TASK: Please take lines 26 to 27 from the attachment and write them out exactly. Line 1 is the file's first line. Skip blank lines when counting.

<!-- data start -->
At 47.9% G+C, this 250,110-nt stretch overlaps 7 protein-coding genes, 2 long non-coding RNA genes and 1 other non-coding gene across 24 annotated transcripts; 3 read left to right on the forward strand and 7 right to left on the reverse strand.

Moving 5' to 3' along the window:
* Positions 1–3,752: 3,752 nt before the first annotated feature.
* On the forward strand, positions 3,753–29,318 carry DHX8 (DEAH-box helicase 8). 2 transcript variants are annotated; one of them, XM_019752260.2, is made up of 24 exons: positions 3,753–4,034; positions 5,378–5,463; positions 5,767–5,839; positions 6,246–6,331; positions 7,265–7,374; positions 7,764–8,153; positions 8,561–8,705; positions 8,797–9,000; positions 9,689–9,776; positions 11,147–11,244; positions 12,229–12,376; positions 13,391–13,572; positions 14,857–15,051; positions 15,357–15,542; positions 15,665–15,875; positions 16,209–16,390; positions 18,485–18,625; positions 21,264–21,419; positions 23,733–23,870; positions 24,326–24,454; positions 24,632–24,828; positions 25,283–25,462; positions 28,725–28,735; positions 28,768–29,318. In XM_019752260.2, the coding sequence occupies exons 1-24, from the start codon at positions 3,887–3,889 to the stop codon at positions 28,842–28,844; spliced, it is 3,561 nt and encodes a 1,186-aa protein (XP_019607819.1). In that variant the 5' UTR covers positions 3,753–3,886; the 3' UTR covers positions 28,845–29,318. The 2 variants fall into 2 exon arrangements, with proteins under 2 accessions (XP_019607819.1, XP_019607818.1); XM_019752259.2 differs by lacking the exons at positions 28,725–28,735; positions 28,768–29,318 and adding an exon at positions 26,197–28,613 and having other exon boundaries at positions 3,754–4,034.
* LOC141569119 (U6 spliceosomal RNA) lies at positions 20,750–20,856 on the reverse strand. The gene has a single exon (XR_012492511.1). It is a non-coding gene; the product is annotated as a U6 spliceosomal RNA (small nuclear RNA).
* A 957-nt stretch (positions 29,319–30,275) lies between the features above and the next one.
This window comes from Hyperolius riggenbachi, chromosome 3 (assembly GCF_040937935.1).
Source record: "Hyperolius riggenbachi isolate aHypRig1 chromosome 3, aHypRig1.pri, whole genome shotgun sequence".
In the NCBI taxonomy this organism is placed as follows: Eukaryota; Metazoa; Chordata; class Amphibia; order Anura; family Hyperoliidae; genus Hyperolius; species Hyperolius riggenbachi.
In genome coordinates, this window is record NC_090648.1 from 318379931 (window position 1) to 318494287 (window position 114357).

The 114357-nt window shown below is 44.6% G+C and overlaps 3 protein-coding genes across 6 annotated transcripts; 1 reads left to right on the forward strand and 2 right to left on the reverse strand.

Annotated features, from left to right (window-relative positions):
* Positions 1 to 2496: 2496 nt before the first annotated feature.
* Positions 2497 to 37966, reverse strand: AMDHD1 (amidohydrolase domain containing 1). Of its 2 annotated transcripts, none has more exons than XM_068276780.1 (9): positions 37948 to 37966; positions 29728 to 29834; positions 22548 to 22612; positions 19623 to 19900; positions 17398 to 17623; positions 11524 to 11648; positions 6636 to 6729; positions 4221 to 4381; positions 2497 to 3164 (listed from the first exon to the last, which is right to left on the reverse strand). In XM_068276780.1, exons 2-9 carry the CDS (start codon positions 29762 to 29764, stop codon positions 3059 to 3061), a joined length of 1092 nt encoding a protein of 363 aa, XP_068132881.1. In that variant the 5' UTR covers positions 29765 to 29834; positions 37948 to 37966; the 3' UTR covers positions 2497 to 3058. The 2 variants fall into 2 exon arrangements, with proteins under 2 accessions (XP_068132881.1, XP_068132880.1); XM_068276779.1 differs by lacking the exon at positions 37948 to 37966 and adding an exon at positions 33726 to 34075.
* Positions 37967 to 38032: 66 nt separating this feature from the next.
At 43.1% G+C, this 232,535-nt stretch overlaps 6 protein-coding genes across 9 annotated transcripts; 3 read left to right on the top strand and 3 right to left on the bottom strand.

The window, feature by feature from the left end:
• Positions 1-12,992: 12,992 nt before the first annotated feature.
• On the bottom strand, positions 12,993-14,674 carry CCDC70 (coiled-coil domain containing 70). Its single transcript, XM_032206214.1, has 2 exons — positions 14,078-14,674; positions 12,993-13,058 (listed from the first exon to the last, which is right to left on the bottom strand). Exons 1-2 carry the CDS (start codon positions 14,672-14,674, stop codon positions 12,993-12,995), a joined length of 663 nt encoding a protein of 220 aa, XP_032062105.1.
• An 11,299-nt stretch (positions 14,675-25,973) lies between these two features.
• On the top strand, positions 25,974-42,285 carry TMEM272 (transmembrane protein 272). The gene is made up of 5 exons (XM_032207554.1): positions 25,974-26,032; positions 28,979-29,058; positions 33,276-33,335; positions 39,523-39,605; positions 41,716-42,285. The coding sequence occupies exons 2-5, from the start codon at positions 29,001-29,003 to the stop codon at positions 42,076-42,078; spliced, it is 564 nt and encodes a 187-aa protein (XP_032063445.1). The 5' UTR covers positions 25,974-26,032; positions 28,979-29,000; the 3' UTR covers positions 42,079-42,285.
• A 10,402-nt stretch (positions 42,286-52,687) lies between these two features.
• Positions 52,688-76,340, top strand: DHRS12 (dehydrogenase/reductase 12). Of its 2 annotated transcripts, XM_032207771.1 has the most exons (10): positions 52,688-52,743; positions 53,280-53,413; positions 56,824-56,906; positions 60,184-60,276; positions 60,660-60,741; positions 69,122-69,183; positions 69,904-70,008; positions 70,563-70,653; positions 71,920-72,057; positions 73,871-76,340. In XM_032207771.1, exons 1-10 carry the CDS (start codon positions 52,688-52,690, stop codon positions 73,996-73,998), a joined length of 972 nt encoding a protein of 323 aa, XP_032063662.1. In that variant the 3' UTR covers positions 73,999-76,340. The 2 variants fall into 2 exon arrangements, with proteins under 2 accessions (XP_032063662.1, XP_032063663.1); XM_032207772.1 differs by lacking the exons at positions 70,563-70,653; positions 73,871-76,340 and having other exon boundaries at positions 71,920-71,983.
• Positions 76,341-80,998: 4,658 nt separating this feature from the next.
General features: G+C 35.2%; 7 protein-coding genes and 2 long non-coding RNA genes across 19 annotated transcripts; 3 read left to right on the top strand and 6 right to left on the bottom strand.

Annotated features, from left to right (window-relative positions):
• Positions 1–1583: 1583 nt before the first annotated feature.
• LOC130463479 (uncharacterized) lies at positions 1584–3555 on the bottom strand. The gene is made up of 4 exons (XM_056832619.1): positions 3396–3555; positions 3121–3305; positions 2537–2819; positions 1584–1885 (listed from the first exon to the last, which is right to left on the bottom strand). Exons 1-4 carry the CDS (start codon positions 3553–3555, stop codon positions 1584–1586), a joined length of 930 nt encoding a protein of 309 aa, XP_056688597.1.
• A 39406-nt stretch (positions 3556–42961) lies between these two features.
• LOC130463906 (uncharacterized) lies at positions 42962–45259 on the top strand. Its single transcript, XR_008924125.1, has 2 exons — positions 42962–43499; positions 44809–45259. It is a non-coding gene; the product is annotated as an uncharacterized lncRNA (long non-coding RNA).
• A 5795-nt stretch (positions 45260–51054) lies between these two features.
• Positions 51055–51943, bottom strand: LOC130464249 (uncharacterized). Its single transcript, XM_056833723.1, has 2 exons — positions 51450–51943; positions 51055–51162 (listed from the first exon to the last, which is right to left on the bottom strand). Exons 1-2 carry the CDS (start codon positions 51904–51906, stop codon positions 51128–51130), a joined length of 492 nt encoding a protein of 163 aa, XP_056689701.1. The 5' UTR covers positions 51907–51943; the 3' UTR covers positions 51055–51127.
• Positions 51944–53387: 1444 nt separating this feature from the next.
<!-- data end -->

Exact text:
Annotated features, from left to right (window-relative positions):
• Positions 1–1583: 1583 nt before the first annotated feature.